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University Adds RevoLabs Fusion to Videoconferencing System

The challenge for many schools such as the University of Denver is implementing cutting-edge AV technology into buildings built decades ago. The school recently implemented a high-definition videocon 2/18/2009 7:00 AM Eastern

University Adds RevoLabs Fusion to Videoconferencing System

Feb 18, 2009 12:00 PM, By Linda Seid Frembes




Revolabs Fusion 8 wireless audio system

Revolabs Fusion 8 wireless audio system
Photo courtesy of The University of Denver

The challenge for many schools such as the University of Denver is implementing cutting-edge AV technology into buildings built decades ago. The school recently implemented a high-definition videoconferencing solution by LifeSize, integrated with a wireless plug-and-play microphone system from RevoLabs for the Marcella Miller Du Pont room in the Mary Reed building, a former library that was built in 1928. The room is the executive room for board of trustee meetings and executive staff, according to Chad Burnham, telecommunications network planner for the school’s University Technology Services, Network Services. “We had some feedback that the previous wired microphone system was not satisfactory due to the number of cables that criss-cross the meeting table,” he says.

The previous microphone system handled audioconferencing only. When the school decided to invest in bringing videoconferencing technology to the meeting room, planners knew it was also the right time to implement a wireless, secure microphone system. “Every member needs to be present in the meetings, but many of our trustees are businesspeople who travel or have busy schedules and can’t always make it to Denver,” Burnham says. “Adding videoconferencing was a cost-effective way to get everyone to the meetings.”

Three bids came in for a permanent system for the room— each for at least $100,000. The school decided to use a scaled-back, mobile version of the system that offered equal usability but at 60 percent of the cost. Bob Dinegar with reseller R.J. Macklin Associates in Centennial, Colo., came up with the idea to integrate the technology onto a cart that can be easily moved out of the way. The cart would also have less impact on the recently renovated space where new carpet, furniture, and paint still preserved the look of the original room.

The system resides on a Chief Manufacturing cart on wheels and includes a 52in. Toshiba LCD flatpanel display, a LifeSize Room 200 HD videoconferencing system with one HD camera on the cart and another extra HD camera in the room, and the RevoLabs Fusion 8 wireless audio system. “We were one of the first LifeSize Room 200 customers in the U.S.,” says Burnham, who managed the project. “We had to use the RevoLabs product because the omnidirectional microphone array that comes with the LifeSize system couldn’t cover our large meeting room.”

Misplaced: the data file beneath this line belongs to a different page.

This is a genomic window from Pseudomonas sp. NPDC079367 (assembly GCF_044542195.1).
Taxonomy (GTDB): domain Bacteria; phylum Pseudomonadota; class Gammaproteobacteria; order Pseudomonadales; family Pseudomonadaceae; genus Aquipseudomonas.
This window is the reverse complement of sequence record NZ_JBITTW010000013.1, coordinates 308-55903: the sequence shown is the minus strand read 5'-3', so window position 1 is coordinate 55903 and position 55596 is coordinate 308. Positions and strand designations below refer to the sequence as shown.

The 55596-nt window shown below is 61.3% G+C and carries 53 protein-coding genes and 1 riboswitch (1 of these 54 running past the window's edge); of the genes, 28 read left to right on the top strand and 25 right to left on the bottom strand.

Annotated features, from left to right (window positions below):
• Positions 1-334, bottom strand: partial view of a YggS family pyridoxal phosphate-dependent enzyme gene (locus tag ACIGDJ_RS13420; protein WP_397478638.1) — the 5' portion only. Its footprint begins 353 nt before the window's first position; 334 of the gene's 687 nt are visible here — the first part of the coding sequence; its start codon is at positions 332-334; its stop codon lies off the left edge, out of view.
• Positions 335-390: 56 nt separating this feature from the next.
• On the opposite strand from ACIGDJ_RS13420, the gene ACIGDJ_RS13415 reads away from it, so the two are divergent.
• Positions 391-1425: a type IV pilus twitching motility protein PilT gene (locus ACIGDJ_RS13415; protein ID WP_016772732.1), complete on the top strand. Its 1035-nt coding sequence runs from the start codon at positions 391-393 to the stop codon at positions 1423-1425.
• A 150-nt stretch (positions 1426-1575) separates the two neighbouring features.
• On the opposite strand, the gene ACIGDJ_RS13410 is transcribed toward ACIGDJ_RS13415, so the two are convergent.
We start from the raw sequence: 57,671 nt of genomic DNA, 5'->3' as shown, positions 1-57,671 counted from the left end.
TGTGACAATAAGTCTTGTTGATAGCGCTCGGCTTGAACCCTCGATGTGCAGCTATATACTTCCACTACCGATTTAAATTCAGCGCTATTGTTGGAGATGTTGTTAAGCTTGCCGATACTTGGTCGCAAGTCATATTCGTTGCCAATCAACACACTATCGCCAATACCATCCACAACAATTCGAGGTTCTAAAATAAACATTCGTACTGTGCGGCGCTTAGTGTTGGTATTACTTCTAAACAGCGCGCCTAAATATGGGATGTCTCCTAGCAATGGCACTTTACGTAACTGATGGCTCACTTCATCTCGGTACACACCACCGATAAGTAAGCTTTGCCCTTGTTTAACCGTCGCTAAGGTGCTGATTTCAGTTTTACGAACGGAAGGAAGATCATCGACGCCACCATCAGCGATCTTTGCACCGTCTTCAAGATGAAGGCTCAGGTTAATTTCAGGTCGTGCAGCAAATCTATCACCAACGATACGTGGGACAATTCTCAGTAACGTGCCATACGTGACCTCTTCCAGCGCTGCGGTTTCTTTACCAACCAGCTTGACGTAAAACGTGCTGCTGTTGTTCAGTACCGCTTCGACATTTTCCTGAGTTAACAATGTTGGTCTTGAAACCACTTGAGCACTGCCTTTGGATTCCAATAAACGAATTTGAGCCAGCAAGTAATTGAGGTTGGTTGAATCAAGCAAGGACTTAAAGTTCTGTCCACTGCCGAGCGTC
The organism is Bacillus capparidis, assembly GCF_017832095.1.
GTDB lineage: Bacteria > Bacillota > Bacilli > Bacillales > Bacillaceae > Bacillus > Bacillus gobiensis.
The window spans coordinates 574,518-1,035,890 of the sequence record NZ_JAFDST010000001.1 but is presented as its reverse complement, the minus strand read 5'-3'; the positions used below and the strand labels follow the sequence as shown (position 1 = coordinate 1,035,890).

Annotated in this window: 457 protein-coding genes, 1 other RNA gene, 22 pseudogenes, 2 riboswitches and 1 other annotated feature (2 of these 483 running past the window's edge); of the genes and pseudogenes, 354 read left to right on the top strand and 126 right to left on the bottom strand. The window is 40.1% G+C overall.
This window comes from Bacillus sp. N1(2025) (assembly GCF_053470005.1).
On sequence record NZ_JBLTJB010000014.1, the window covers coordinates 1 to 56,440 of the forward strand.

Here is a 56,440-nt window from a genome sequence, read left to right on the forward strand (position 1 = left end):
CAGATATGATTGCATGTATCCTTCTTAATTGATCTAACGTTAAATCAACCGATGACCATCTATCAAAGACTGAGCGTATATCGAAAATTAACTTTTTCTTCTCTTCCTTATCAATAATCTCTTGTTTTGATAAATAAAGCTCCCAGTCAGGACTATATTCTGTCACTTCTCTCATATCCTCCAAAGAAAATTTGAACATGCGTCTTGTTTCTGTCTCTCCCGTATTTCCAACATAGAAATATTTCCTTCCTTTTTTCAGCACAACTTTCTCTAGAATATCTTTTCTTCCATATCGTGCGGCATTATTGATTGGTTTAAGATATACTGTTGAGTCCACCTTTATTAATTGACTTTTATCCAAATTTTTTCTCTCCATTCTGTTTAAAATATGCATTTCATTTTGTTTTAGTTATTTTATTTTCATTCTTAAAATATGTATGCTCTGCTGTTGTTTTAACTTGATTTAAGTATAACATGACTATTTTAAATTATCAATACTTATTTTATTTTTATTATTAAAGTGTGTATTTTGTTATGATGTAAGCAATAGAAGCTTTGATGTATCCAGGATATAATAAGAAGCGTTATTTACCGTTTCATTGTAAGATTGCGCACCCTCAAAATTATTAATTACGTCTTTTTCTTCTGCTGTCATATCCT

University Adds RevoLabs Fusion to Videoconferencing System

Feb 18, 2009 12:00 PM, By Linda Seid Frembes




LifeSize Room 200 HD videoconferencing system with 52in. Toshiba LCD

LifeSize Room 200 HD videoconferencing system with 52in. Toshiba LCD
Photo courtesy of The University of Denver

The team chose the RevoLabs Fusion product because of its 128-bit proprietary encryption that provides security from eavesdropping, a long battery life, and easy integration with the LifeSize system. According to RevoLabs, the company provides “all of the necessary cables to plug into any of the major videoconferencing solutions, including LifeSize, Polycom, Sony, and Tandberg.”

Burnham says he also liked the microphone system’s echo-cancellation technology. “The ceiling in the meeting room is a hard deck; there is no acoustical treatment, so intelligibility can be compromised without echo cancelling,” he says.

To set up for a meeting, six Revolabs boundary microphones are placed at regular intervals along the meeting tables. Both of the solo wearable microphones are placed at the front of the room for the person or people who are leading the meeting.

The school also purchased two LifeSize Express with Focus units to send out to meeting participants who cannot make it to campus in-person. The units are packaged in a custom Pelican hard-case for protection during shipping, as well as a LifeSize Focus HD camera with built-in microphone, an LG Electronics 19in. LCD HD monitor with built-in speakers, and setup instructions.

According to Burnham, the far-end participant needs a DSL or cable modem connection to participate via video. The codec adjusts to available bandwidth and can deliver a quality picture down to 256kbps minimum. Far-end participants do not need a RevoLabs microphone system because they can use the microphone that is built into the Focus camera. “These shippable units mean that the meetings can be in high-definition video on both ends,” Burnham says.

The school also invested in a LifeSize Transit Server 2.0, which is used to manage what Burnham calls “the far-end firewall problem”. The unit lives in the university’s server room on campus. “It serves as a gatekeeper on the network and facilitates far-end units traversing their firewalls, using H.460.18 and H.460.19 standards” Burnham says. “It helps to facilitate H.323 video calls across enterprise firewalls that are not under our control.”

Currently, the system is used once or twice per month. Burnham notes that the meetings have gone smoothly and without failure. The mobile unit remains in the secure meeting room at all times, which is alarmed when not in use.




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